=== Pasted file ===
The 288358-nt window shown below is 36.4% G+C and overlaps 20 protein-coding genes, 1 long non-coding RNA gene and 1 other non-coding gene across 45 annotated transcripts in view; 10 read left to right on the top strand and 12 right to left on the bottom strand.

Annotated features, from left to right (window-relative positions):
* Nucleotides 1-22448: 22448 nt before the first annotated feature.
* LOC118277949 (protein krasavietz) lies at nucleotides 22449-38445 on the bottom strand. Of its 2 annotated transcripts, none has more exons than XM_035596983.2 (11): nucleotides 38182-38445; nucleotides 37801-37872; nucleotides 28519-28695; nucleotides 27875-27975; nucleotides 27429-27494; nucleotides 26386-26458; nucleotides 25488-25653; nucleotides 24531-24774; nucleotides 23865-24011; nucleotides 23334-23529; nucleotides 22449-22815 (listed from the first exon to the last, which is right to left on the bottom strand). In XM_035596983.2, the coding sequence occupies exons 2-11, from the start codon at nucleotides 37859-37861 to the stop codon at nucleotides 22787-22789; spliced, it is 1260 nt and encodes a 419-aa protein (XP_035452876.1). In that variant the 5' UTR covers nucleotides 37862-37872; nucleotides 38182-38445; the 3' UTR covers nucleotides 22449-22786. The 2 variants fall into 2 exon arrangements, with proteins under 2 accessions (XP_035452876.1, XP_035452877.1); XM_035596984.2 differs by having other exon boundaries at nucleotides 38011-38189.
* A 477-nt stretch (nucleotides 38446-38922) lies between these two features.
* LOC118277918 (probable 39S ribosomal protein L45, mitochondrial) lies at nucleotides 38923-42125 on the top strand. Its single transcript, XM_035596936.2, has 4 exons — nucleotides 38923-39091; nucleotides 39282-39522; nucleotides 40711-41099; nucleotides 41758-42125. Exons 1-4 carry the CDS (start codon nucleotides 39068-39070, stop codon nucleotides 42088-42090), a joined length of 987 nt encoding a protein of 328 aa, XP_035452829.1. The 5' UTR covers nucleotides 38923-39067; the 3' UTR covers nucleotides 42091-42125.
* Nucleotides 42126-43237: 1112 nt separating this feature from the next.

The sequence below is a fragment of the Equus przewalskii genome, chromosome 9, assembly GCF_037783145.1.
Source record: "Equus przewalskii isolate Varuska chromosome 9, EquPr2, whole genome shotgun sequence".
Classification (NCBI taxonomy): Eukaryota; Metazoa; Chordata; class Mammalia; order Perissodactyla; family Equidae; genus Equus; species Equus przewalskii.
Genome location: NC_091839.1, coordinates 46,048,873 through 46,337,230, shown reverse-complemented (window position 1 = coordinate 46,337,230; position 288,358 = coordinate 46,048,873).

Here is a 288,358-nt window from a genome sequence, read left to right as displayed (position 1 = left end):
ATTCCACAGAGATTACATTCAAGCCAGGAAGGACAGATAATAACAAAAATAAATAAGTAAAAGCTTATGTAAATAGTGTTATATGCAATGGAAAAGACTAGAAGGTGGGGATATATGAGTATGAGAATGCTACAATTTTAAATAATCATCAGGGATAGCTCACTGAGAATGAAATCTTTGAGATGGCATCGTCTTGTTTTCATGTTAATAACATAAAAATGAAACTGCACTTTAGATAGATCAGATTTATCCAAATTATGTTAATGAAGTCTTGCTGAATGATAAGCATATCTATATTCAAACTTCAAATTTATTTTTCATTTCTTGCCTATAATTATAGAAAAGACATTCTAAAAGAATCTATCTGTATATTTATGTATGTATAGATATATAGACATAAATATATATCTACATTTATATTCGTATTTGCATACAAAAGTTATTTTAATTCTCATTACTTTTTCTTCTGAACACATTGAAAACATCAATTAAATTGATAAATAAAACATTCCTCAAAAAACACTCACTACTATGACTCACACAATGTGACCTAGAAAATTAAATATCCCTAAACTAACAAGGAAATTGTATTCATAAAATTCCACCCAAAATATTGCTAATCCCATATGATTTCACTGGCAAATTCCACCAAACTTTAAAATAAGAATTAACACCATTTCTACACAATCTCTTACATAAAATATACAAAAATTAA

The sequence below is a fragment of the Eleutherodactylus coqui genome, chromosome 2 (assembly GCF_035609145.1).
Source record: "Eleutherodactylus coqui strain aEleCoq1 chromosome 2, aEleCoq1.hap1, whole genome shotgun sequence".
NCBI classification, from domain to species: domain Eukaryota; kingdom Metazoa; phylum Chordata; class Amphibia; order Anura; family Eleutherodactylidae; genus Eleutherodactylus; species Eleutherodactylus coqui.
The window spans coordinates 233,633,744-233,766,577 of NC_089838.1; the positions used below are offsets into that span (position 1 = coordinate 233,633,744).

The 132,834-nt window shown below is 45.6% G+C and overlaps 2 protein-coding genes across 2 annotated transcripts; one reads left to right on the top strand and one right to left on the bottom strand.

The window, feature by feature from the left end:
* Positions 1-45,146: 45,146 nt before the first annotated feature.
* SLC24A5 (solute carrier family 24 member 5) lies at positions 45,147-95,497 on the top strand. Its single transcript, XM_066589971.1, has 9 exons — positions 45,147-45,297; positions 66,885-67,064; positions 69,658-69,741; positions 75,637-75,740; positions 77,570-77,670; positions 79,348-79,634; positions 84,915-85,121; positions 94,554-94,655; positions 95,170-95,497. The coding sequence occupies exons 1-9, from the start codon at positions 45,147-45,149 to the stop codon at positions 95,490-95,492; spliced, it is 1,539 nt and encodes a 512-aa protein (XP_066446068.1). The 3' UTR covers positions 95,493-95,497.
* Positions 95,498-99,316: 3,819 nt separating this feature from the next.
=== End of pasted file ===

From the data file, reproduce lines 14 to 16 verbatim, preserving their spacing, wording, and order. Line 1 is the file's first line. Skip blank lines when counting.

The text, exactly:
The sequence below is a fragment of the Eleutherodactylus coqui genome, chromosome 2 (assembly GCF_035609145.1).
Source record: "Eleutherodactylus coqui strain aEleCoq1 chromosome 2, aEleCoq1.hap1, whole genome shotgun sequence".
NCBI classification, from domain to species: domain Eukaryota; kingdom Metazoa; phylum Chordata; class Amphibia; order Anura; family Eleutherodactylidae; genus Eleutherodactylus; species Eleutherodactylus coqui.